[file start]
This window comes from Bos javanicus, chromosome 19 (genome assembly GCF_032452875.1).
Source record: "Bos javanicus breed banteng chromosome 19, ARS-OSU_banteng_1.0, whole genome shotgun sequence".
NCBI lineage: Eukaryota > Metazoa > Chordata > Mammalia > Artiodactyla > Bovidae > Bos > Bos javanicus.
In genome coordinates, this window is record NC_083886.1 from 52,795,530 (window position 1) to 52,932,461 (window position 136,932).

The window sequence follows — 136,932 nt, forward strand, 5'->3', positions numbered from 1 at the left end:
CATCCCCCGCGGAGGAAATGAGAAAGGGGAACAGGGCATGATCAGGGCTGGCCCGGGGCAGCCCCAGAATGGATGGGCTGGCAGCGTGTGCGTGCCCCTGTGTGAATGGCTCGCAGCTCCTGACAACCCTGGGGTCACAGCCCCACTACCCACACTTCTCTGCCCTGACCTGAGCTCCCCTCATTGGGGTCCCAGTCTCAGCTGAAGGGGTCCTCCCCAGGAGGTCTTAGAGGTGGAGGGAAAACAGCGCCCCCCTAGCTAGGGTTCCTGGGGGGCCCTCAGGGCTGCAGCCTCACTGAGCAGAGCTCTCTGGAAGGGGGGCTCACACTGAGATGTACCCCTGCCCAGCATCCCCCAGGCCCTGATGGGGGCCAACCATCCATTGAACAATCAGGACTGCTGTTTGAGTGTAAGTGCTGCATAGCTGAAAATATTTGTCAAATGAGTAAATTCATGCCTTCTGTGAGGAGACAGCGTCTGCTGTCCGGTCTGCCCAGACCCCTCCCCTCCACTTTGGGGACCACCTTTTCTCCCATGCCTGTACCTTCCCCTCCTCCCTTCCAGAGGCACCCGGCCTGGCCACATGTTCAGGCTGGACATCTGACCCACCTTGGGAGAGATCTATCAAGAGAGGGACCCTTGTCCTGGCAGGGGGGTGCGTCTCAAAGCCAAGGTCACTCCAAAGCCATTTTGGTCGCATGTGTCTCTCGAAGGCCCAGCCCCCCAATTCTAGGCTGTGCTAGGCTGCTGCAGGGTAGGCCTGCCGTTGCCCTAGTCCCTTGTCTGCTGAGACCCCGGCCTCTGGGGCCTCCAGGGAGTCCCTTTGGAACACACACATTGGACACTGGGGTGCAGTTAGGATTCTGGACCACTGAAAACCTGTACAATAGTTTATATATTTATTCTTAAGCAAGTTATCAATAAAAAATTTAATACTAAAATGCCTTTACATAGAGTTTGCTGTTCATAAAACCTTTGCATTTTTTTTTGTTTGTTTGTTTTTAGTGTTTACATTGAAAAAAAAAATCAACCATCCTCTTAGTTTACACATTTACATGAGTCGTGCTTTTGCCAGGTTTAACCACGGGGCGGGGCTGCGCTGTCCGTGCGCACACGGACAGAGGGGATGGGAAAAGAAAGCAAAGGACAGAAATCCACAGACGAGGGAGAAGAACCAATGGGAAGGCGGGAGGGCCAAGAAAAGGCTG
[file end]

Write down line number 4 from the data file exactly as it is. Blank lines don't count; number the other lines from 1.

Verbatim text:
In genome coordinates, this window is record NC_083886.1 from 52,795,530 (window position 1) to 52,932,461 (window position 136,932).